Liverpool Sound and Vision Rating * * * *
Such is the hypocrisy embedded in the national psyche that it allowed the dichotomy of the 60s to be one where the flowering of the nation started to really take great strides forward in terms of art and enjoyment but it allowed the self appointed harbingers of supposed moral supremacy to flourish unchecked and take down those they found to be objectionable; it is always a pleasure therefore surely to watch a singer who upset the blue rinse guardian Mary Whitehouse.
Whatever the disguise you wear to keep the neighbours, perhaps even family, happy, to see an artist banished because of hearsay and illogical thought is to be reminded that the 60s were not always about liberation, that freedom was only truly allowed if people like Mrs. Whitehouse deemed it fit to be seen and the crime that P.J. Proby, the friend of Eddie Cochran, the American vocalist who set hearts a flutter and the desperate minds of the unwarranted elite ablaze, committed was to have his trousers tear and the mind of a poor innocent soul forever allegedly corrupted.
As P.J. Proby sang to his heart’s content on stage, the spectre of the social opposition to social liberalism may have been turning somewhere and as each song was played out, it was impossible to ignore the smiles that littered the Philharmonic Hall audience, whether out of reverence to a great performer or in protest to the damnation of those who believe they are somehow protecting others when all they are doing is hiding behind outdated Victorian values.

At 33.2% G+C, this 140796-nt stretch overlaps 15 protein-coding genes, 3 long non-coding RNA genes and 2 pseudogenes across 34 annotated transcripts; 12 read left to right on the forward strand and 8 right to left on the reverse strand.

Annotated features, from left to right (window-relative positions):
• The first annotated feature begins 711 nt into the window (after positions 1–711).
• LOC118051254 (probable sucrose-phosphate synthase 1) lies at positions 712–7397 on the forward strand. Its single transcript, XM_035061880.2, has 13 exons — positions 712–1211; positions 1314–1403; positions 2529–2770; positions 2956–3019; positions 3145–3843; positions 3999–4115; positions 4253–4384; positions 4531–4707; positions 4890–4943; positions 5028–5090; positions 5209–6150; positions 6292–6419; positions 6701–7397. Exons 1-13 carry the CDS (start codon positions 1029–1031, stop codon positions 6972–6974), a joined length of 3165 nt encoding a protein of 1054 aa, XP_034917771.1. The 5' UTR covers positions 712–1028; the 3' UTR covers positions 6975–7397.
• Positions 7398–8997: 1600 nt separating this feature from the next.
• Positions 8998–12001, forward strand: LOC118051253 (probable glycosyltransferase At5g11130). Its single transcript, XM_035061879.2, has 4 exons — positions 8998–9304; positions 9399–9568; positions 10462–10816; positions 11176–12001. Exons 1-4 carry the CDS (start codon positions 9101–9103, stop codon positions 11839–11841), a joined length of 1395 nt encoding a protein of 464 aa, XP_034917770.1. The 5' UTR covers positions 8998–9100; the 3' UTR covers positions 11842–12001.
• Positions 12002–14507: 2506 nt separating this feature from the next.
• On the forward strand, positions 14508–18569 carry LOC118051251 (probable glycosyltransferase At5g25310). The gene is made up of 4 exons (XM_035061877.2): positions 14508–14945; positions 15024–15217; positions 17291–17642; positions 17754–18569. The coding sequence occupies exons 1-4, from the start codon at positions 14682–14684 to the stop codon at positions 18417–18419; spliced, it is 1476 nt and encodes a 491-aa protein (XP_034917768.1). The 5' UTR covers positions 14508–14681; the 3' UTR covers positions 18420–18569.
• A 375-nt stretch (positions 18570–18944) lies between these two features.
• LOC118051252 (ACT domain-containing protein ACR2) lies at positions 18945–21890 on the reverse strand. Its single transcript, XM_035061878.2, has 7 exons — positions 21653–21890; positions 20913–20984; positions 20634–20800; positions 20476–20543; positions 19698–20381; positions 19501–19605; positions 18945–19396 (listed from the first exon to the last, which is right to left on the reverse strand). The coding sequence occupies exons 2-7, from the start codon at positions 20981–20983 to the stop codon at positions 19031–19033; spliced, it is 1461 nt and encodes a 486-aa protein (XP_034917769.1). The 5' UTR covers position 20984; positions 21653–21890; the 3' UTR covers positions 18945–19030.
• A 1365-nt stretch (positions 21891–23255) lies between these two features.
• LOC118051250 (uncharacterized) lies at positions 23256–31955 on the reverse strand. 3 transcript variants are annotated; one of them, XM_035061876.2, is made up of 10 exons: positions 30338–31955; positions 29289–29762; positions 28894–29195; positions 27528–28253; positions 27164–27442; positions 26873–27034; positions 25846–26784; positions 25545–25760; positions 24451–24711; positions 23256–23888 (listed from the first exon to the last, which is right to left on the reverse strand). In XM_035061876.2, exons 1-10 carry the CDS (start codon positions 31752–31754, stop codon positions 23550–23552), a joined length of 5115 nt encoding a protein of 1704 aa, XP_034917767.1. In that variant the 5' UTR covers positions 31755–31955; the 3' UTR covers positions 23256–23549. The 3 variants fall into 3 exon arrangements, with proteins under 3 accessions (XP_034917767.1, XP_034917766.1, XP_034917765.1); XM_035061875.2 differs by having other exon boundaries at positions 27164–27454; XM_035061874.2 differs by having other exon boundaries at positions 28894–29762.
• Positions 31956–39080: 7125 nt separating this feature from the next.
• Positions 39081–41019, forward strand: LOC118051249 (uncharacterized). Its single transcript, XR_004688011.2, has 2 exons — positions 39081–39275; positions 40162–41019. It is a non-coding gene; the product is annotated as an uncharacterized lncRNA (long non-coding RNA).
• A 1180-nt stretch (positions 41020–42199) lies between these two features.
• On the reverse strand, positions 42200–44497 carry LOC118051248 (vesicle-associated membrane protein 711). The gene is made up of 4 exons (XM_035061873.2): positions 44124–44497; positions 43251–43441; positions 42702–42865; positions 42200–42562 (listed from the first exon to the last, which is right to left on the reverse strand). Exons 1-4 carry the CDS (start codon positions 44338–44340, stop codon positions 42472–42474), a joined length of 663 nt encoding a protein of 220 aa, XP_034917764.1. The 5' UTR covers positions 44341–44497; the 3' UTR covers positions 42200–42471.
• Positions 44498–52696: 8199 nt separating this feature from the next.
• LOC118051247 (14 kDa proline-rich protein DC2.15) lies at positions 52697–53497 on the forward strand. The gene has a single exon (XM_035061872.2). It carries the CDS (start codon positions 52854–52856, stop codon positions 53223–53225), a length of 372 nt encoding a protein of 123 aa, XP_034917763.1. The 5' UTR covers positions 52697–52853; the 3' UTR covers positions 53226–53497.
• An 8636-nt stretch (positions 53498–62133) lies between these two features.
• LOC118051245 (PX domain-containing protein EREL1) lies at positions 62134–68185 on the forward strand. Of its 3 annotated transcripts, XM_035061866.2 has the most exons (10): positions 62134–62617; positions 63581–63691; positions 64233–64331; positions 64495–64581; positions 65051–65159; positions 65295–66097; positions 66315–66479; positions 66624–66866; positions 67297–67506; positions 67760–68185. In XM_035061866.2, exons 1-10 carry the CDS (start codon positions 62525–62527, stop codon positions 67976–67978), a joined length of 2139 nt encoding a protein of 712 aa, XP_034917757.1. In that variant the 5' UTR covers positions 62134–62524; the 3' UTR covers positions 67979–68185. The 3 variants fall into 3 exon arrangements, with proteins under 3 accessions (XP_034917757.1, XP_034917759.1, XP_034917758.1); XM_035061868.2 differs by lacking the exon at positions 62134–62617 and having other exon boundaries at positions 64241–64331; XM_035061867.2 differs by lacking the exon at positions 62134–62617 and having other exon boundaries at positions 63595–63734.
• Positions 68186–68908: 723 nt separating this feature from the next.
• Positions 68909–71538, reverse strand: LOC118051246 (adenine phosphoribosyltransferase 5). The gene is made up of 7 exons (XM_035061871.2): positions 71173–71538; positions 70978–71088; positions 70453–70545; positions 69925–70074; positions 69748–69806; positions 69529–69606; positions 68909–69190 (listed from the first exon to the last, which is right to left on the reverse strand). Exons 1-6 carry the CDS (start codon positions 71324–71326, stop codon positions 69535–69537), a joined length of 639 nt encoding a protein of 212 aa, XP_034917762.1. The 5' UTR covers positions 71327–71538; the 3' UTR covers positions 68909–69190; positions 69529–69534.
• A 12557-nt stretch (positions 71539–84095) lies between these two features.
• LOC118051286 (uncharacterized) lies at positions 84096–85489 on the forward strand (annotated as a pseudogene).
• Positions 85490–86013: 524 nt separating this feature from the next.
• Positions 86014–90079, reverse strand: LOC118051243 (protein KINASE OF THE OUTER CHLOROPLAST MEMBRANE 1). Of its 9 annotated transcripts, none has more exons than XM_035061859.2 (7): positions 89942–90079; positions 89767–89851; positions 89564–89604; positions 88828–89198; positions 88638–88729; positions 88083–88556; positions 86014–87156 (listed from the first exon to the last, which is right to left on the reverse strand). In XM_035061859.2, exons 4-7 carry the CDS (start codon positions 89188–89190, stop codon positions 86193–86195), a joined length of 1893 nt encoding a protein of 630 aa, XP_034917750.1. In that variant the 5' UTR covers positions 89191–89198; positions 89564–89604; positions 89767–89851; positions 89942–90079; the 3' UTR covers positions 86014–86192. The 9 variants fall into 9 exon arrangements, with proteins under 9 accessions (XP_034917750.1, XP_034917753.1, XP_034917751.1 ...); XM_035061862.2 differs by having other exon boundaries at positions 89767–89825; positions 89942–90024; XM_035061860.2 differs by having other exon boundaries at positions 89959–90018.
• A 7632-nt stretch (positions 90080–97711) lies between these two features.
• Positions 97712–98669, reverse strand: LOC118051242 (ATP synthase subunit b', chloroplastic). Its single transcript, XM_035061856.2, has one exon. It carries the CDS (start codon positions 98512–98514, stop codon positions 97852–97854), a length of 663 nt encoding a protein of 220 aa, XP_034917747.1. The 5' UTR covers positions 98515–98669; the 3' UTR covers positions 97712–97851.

The heartfelt deep regret that P.J. Proby showed on stage as he sang the great Eddie Cochran’s Three Steps To Heaven was arguably the most heartbreaking moment in a set that contained incredible hits. The sheer depth of feeling he had for his friend was touching and poignant, the memories even now of those taken far young playing in the national psyche as the crowd remembered, a city that is very much in touch with its natural human emotion of compassion.
Resisting perhaps reluctantly to pull the singer off the stage and give him a Liverpool hug, the fans in the Philharmonic Hall satisfied themselves with the best applause deserved for P. J. Proby on a night where he was unbeatable and beautiful to listen to. Any person who can suffer the wrath of the self appointed righteous brigade is always welcome in a city that transcends such actions and for P.J. Proby that will arguably resonate forever in him.
Ian D. Hall